A WHITE COP’S knee on the neck of a Black man revealed the old and ongoing pandemic underneath the current pandemic. The coronavirus had already laid bare the systems of racial injustice that accelerate the spread of sickness and death among people of color—the fundamental racial disparities in health care, economics, housing, education, and every other institution in America. Structural racism was exposed as a precondition for getting and dying from COVID-19; white supremacy is the virus that has made America’s soul sick for 400 years and continues to kill Black people.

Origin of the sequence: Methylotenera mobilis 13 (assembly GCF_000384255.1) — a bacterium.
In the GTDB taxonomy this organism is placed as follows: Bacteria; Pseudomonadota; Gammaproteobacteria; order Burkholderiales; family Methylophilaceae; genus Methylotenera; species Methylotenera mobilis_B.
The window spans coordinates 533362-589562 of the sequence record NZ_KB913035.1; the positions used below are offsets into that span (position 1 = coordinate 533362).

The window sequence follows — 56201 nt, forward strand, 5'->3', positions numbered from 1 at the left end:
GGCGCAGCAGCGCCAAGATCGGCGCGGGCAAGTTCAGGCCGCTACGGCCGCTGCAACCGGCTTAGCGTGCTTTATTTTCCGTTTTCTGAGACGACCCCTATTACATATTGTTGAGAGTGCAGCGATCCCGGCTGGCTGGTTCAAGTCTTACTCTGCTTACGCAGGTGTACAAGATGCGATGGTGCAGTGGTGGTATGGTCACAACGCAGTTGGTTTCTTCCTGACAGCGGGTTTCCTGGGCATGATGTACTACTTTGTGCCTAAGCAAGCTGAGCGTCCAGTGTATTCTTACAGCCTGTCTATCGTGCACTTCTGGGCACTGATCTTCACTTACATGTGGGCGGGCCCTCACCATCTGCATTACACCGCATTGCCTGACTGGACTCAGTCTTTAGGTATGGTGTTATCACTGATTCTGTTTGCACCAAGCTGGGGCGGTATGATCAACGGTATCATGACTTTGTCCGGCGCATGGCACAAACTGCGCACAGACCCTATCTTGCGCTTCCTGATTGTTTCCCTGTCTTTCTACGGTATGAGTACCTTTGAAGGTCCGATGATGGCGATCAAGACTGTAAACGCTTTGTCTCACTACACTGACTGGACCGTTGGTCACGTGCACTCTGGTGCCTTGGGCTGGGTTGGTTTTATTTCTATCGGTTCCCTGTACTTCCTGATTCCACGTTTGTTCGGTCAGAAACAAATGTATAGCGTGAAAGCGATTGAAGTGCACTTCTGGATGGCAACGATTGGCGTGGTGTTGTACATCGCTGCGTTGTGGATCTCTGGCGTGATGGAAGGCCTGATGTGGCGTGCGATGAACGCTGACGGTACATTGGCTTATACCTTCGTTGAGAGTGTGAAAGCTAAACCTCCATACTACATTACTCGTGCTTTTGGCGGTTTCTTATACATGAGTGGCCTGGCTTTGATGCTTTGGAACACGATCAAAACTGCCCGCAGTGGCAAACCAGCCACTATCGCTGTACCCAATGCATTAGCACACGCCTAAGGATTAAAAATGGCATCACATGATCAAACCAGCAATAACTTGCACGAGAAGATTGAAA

Over the last weekend in May, including Pentecost Sunday, Sojourners helped organize faith communities to lament the first 100,000 COVID dead in this country. We were joined by Muslim and Jewish brothers and sisters in their services, and we helped unite Christian families across all our divisions—mainline Protestant, evangelical, and Pentecostal, Catholic, Black, Hispanic, Asian American, and Native American Christian leaders and their congregations—in honoring and memorializing those who died from the virus in only three months, many of them separated from their loved ones. On June 1, we were joined by mayors from more than 60 cities who, with interfaith clergy, announced a Day of Mourning and Lament.